Pink Flamingos Return to the Everglades

pink flamingo stretched neckRecently American flamingos made a comeback to South Florida. While the wading bird no longer breeds in the Sunshine State, a population of flamingos returned to the Everglades after over a hundred years of no-shows. Last year, ornithologists counted an astounding 147 flamingos in just one area of the Everglades. They spotted the birds at Stormwater Treatment Area 2 (STA2) in Central Florida.

Back in the 19th century, hundreds of thousands of flamingos could be seen in parts of Southern Florida. But European settlers drove them away through excessive feather and egg collecting. Now, it appears, flamingos are returning to Florida from the Yucatan – or from zoos. It’s difficult to identify whether these birds are wild or captivity escapees, but researchers are attempting to tag the flamingos with satellite transmitters to learn more about their travel patterns.

While we don’t know exactly why flamingos returned to Florida or where they came from, we do know a lot about their habits. The tall, light-weight birds travel in large flocks and display unique social characteristics. For instance, the birds often mate for life. Even more amazingly, flamingos court one another in flocks. That’s right: an entire tribe of flamingos synchronizes its mating march. Often, each bird engages in “head flagging,” waving its head from side to side. Witnessing such a show can be just as comical as it is impressive.

In a flamingo family, the male and female share child rearing responsibilities. Both parties fashion a nest, incubate the egg and protect it from harm. Once hatched, adult flamingos feed their chicks “crop milk,” which is produced from the throats of both male and female birds. Chicks are born white or gray with straight beaks, and it takes one to two years for them to develop traditional flamingo characteristics like pink feathers and a curved beak.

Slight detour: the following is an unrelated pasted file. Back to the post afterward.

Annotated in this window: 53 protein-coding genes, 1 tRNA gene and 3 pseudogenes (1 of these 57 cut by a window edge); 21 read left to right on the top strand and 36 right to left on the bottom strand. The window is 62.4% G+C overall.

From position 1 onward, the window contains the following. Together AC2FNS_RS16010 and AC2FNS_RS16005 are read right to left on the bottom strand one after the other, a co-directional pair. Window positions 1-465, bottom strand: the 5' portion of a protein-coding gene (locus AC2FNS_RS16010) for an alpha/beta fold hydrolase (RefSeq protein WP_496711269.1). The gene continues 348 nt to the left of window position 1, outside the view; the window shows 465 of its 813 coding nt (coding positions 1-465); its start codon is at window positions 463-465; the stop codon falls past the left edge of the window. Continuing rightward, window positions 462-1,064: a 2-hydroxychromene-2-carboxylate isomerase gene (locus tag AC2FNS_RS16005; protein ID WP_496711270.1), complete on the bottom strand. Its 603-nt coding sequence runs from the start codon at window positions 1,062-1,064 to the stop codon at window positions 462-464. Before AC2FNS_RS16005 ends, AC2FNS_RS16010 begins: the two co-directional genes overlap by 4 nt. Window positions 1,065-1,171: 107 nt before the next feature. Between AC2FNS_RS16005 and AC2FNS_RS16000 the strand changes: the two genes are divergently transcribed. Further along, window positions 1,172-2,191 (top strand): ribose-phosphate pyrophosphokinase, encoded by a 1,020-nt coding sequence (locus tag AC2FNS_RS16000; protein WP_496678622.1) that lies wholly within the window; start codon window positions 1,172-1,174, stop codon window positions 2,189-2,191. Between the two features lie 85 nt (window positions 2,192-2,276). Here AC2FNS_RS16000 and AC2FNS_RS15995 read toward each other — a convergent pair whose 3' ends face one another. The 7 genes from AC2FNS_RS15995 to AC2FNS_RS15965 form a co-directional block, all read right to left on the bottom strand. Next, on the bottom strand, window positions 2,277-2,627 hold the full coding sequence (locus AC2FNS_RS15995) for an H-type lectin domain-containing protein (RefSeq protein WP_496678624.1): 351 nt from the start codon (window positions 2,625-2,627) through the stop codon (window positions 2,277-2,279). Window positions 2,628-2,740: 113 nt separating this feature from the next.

Why are flamingos pink?

You may wonder why flamingos aren’t born with pink feathers. Well, their vibrant color is entirely attributed to their beta-Carotene diet, which contains a red-orange pigment. Because chicks don’t immediately dine on the crustaceans and plankton adult flamingos do, it takes them a couple years to glow pink. Without these beta-Carotene-rich meals, an adult flamingo’s feathers will turn white.

Why do flamingos stand on one leg?

While it’s not widely known why flamingos stand on one leg, some believe they do so to conserve body heat while resting. Another theory claims the pink birds simply take a one-legged stance for comfort. We hope it’s comfortable since flamingos will stand like this for hours at a time – quite the balancing act!

See flamingos in the Everglades

Flamingos often congregate on mudflats throughout the Everglades. The best way to spot one is by taking an airboat tour, which will expose you to a vast array of Everglades wilderness. To schedule your chance to see a flamingo, click here or contact Captain Mitch’s Everglades Airboat Tours at 239-695-3377.